ISSN (Print) - 0012-9976 | ISSN (Online) - 2349-8846

Articles by Ritwick DuttaSubscribe to Ritwick Dutta

National Board for Wildlife and the Illusion of Wildlife Protection

The recent approvals granted by the National Board for Wildlife permitting ecologically destructive activities within national parks and sanctuaries have generated a lot of concern. A significant part of the concern is with respect to the timing, and whether it is appropriate to approve projects during the COVID-19 lockdown. Other larger issues of concern point to the fact that the NBWL has become a “clearing house” for projects, where, irrespective of its impact on wildlife, projects are approved and that the decisions of the board are guided more by economic, strategic, political and other considerations and rarely in terms of wildlife conservation. The NBWL is the apex body for conservation of wildlife and its habitat, and the NBWL’s role is of critical importance to ensure the long-term protection of India’s biodiversity.

India’s ‘Three Pest Campaign’

Over the last few years, the central government has declared certain species of wild animals as “vermin” in some states, thus allowing uncontrolled hunting of these animals. This removal of protection raises serious concerns with respect to its legality, constitutionality, and ethics. An analysis of notifications declaring species as vermin shows that this was done in an arbitrary manner without any scientific assessments. There is thus a clear need to review the manner in which wild animals were declared as vermin.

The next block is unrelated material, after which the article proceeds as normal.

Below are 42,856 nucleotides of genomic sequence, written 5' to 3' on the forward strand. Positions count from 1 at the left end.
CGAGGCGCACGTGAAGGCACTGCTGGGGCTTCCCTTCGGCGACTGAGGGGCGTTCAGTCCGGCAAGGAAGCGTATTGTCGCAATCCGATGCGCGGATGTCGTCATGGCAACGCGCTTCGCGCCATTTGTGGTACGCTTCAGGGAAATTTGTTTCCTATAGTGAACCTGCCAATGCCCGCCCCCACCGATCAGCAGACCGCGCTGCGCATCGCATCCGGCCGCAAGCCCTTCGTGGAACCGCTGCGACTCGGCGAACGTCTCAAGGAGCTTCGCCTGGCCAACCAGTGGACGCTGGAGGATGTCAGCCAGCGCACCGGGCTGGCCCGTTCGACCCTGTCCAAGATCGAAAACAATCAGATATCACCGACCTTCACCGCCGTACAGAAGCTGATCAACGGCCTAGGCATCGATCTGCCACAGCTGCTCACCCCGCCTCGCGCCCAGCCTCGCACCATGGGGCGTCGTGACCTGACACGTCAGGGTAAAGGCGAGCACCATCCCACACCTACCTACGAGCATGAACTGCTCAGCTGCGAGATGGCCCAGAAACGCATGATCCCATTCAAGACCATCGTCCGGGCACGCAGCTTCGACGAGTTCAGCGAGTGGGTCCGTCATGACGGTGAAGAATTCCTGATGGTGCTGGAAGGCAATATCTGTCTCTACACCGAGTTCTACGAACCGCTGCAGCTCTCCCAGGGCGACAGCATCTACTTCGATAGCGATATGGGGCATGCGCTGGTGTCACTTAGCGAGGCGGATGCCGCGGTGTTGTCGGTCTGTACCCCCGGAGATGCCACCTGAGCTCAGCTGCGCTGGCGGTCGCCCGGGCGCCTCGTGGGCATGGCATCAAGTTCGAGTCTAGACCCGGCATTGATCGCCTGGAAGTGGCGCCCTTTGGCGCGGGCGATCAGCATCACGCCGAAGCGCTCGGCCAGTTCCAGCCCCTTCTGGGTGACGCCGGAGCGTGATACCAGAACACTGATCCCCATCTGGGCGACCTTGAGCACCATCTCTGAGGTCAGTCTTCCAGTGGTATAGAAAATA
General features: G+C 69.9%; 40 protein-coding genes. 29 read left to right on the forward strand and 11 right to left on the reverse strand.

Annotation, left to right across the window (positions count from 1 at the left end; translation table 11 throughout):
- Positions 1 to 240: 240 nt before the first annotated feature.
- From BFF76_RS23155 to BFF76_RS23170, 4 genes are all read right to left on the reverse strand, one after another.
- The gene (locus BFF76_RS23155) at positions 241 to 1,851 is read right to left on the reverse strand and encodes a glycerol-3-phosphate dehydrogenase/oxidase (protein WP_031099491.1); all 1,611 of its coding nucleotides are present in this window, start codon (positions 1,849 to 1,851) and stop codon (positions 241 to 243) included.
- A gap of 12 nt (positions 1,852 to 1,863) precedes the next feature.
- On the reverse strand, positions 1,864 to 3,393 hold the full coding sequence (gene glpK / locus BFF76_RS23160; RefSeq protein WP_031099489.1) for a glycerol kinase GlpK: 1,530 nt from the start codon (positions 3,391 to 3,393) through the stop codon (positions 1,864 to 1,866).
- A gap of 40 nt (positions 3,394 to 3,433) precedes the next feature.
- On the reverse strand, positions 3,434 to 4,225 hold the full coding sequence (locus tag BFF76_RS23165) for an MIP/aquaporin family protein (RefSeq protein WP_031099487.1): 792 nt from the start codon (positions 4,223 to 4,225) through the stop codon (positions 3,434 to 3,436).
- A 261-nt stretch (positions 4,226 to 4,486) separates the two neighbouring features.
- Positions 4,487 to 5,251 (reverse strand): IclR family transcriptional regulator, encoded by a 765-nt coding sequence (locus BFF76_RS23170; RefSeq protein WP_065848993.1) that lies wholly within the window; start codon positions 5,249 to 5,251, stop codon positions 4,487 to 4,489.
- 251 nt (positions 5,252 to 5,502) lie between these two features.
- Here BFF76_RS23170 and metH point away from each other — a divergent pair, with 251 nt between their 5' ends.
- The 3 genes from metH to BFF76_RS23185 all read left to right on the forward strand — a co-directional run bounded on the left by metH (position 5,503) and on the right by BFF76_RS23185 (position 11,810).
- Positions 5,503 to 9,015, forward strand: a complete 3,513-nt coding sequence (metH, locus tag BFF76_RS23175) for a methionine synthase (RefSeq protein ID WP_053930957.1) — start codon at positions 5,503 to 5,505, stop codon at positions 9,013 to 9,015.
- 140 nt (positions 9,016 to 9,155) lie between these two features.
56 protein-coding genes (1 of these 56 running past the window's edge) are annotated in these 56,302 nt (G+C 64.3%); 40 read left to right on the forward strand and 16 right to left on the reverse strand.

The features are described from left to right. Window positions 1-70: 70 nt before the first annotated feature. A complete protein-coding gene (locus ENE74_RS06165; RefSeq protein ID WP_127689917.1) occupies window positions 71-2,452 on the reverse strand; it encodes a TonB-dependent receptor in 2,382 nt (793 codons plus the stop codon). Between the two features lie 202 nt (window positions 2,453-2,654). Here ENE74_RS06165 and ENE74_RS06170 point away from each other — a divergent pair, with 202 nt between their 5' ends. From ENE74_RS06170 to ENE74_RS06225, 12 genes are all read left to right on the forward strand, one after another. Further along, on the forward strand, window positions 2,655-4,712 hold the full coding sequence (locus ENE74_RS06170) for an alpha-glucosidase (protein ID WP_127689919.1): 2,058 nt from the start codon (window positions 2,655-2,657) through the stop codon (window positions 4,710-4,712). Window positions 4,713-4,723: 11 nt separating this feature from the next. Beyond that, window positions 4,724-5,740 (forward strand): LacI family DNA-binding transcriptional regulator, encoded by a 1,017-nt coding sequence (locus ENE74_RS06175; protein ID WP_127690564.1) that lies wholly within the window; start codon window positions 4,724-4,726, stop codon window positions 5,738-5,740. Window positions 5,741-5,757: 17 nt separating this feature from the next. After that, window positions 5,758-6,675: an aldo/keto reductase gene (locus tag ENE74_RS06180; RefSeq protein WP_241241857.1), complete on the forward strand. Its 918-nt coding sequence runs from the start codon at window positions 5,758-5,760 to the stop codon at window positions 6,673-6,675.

Reintroduction of the Asiatic Lion

The population of the Asiatic lion is confined only to Gujarat, and constitutes a single population that is vulnerable to extinction. In 2013, the Supreme Court directed that a second home be created for the Asiatic lion in Kuno–Palpur Sanctuary in Madhya Pradesh. However, no concrete steps have been taken in this direction.On the contrary, regressive policy changes have been carried out with the clear objective of undermining the Supreme Court’s judgment.

A National Law for Urban Trees

Trees become the first victims of infrastructure expansion in urban areas. Laws and institutions for the protection of trees have not kept pace with the increasing developmental pressures. A fundamental reform in the law is needed, so that it is able to comprehensively protect trees in an urban landscape.
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